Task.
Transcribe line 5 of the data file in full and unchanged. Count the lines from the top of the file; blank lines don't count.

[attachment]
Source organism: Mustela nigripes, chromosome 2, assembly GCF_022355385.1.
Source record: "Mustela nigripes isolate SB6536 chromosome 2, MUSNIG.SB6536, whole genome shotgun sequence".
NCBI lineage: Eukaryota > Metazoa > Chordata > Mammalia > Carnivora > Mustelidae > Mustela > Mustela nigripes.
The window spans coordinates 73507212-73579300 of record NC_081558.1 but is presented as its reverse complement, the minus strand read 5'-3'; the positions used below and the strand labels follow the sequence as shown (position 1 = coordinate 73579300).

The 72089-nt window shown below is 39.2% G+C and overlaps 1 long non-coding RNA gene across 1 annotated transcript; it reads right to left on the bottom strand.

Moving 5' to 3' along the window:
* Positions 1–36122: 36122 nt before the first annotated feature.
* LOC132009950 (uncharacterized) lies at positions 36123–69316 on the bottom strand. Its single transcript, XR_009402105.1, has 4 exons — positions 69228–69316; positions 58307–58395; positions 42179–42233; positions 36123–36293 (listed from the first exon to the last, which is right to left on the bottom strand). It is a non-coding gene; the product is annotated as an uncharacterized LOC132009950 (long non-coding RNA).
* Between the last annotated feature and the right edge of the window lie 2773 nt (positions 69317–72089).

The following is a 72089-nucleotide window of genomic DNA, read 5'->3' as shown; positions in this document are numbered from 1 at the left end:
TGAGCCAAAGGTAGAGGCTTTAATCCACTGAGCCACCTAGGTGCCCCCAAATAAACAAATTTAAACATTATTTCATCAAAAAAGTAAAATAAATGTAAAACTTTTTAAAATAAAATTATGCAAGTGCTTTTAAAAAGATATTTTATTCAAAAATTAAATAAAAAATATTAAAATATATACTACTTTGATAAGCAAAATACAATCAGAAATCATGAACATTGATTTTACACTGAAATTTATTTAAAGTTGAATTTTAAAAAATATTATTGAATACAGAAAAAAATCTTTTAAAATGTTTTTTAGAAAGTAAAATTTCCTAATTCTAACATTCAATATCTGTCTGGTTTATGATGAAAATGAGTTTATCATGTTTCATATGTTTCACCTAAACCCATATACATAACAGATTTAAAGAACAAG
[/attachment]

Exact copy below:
The 72089-nt window shown below is 39.2% G+C and overlaps 1 long non-coding RNA gene across 1 annotated transcript; it reads right to left on the bottom strand.